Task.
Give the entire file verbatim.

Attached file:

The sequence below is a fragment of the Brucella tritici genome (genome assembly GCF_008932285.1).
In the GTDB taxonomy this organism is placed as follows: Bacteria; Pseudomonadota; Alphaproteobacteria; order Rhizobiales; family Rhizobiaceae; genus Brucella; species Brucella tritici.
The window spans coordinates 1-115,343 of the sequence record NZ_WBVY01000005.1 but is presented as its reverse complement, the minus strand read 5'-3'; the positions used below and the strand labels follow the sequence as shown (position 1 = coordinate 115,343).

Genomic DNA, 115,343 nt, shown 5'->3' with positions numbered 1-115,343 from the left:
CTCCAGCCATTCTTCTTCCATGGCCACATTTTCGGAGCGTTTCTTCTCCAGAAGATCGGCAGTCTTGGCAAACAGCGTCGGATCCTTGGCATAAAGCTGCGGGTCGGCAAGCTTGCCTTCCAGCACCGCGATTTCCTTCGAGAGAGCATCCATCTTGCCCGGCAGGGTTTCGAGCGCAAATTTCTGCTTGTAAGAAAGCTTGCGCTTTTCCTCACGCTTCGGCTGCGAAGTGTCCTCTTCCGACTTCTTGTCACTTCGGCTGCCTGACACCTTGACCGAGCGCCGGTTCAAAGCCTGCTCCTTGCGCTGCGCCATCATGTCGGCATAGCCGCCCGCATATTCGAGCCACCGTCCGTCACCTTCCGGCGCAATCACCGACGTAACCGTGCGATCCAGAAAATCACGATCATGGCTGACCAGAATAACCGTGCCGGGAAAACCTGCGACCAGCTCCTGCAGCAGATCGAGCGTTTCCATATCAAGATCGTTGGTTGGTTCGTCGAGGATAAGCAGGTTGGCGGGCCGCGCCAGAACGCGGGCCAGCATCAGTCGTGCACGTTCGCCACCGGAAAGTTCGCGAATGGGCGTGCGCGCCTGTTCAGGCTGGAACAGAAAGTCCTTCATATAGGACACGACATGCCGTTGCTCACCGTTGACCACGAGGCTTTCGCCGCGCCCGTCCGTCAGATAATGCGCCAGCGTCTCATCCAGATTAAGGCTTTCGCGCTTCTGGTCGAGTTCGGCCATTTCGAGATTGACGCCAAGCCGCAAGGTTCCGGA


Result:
The sequence below is a fragment of the Brucella tritici genome (genome assembly GCF_008932285.1).
In the GTDB taxonomy this organism is placed as follows: Bacteria; Pseudomonadota; Alphaproteobacteria; order Rhizobiales; family Rhizobiaceae; genus Brucella; species Brucella tritici.
The window spans coordinates 1-115,343 of the sequence record NZ_WBVY01000005.1 but is presented as its reverse complement, the minus strand read 5'-3'; the positions used below and the strand labels follow the sequence as shown (position 1 = coordinate 115,343).

Genomic DNA, 115,343 nt, shown 5'->3' with positions numbered 1-115,343 from the left:
CTCCAGCCATTCTTCTTCCATGGCCACATTTTCGGAGCGTTTCTTCTCCAGAAGATCGGCAGTCTTGGCAAACAGCGTCGGATCCTTGGCATAAAGCTGCGGGTCGGCAAGCTTGCCTTCCAGCACCGCGATTTCCTTCGAGAGAGCATCCATCTTGCCCGGCAGGGTTTCGAGCGCAAATTTCTGCTTGTAAGAAAGCTTGCGCTTTTCCTCACGCTTCGGCTGCGAAGTGTCCTCTTCCGACTTCTTGTCACTTCGGCTGCCTGACACCTTGACCGAGCGCCGGTTCAAAGCCTGCTCCTTGCGCTGCGCCATCATGTCGGCATAGCCGCCCGCATATTCGAGCCACCGTCCGTCACCTTCCGGCGCAATCACCGACGTAACCGTGCGATCCAGAAAATCACGATCATGGCTGACCAGAATAACCGTGCCGGGAAAACCTGCGACCAGCTCCTGCAGCAGATCGAGCGTTTCCATATCAAGATCGTTGGTTGGTTCGTCGAGGATAAGCAGGTTGGCGGGCCGCGCCAGAACGCGGGCCAGCATCAGTCGTGCACGTTCGCCACCGGAAAGTTCGCGAATGGGCGTGCGCGCCTGTTCAGGCTGGAACAGAAAGTCCTTCATATAGGACACGACATGCCGTTGCTCACCGTTGACCACGAGGCTTTCGCCGCGCCCGTCCGTCAGATAATGCGCCAGCGTCTCATCCAGATTAAGGCTTTCGCGCTTCTGGTCGAGTTCGGCCATTTCGAGATTGACGCCAAGCCGCAAGGTTCCGGA